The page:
Australia's relationship with Indonesia is one of its most important and contentious bilateral relationships, characterized by sharply differing social and cultural mores and by periodic crises and mutual distrust, but also by significant person-to-person contacts in many fields. Recent developments, including the tsunami tragedy, the policies of a new Indonesian president and the Corby affair, have demonstrated both the best and the worst in the relationship. The Corby affair revealed high levels of ignorance and prejudice about Indonesia in some quarters in Australia. On the other hand, the tsunami that wrecked Indonesia's Aceh province led to an outpouring of sympathy and support from Australia. Following President Yudhoyono's visit to Australia in early 2005, official relations, though fragile, were better than they had been for many years. Australia's management of its most important regional relationship also has implications for its relations with other countries in the region, through issues such as Australia's presence and role in regional organizations, and policy responses to the rise of China.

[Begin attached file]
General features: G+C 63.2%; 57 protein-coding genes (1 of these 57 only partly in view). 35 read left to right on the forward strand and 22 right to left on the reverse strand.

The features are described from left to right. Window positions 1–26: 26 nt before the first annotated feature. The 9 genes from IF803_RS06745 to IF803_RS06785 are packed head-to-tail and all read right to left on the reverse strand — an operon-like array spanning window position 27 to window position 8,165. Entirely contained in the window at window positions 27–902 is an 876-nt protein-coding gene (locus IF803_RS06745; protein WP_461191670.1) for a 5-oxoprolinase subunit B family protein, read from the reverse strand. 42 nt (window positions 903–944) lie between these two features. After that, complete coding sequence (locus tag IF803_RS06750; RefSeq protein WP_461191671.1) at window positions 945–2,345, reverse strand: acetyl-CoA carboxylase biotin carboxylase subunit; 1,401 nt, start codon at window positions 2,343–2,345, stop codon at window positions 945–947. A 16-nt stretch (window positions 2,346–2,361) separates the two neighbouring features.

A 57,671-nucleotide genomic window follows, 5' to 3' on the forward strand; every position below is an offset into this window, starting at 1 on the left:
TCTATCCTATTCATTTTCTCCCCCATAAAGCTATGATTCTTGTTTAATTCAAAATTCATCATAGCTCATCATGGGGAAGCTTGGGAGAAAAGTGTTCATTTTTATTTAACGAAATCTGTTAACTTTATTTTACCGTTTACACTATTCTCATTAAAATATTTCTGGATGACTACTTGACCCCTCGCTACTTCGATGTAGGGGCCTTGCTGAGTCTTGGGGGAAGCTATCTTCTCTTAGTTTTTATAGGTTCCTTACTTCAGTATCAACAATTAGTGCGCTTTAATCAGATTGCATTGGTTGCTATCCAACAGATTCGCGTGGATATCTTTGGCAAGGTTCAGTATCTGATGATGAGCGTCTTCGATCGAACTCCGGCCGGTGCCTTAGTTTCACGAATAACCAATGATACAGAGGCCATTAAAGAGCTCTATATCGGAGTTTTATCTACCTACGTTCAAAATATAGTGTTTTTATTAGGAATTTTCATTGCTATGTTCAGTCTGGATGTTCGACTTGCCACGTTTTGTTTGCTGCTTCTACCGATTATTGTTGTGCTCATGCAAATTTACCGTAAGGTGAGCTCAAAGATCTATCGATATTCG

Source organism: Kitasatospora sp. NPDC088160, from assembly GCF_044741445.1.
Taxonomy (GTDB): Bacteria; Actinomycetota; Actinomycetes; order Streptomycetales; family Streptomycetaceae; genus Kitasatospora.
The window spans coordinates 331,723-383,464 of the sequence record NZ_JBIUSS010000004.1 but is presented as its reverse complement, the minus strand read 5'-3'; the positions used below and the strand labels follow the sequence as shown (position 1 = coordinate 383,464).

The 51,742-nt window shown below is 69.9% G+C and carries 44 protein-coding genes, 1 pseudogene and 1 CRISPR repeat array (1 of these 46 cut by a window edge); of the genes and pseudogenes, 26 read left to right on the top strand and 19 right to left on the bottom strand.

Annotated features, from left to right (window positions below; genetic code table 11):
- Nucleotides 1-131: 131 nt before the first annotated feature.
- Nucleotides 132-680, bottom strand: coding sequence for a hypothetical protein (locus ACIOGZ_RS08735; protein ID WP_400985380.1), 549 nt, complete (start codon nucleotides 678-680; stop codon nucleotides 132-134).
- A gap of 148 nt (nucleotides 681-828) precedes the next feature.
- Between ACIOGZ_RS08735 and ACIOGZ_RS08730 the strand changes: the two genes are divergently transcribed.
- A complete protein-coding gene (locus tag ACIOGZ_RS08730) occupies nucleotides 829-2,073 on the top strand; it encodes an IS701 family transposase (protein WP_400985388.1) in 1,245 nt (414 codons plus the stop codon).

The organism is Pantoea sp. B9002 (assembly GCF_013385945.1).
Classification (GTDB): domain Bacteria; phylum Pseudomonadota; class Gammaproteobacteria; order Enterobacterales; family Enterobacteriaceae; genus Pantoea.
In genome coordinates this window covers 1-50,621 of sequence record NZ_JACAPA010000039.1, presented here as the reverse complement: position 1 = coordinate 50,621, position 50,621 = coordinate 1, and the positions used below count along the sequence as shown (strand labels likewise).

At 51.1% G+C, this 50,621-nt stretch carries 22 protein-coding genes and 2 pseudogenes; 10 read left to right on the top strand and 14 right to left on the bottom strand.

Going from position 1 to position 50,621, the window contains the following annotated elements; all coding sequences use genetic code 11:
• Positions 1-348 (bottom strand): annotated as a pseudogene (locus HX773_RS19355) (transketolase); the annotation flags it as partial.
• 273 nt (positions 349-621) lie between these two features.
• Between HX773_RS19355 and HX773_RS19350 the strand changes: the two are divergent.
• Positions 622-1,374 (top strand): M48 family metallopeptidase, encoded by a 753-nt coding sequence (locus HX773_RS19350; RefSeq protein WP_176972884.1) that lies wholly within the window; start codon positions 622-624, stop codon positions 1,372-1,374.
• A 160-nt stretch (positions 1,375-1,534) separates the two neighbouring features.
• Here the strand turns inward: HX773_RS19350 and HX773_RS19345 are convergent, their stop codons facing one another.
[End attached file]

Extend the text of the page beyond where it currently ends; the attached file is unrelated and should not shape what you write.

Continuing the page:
This book examines the wide range of factors and approaches that are involved in meeting the bilateral and regional challenges, including government links, public images and mutual perceptions, regional organizations, the role of Islam, the aid relationship, security and counter terrorism, economic and business relations, and the student market. The articles by the authors in this book reflect a complex, many-sided relationship that is not susceptible to simplistic formulas or stereotypes. The contributors include former Australian ambassador to Indonesia Richard Woolcott; former Indonesian ambassador to Australia S. Wiryono; Noke Kiroyan, president of the Indonesia-Australia Business Council; K. Kesavapany, director of ISEAS; Paul Kelly of The Australian newspaper; Scott Dawson of the Australia-Indonesia Partnership for Reconstruction and Development; Hugh White and Jamie Mackie of the Australian National University; and David Reeve of the University of New South Wales.
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(229mm x 152mm x 18mm)
Institute of Southeast Asian Studies
Publisher: Institute of Southeast Asian Studies
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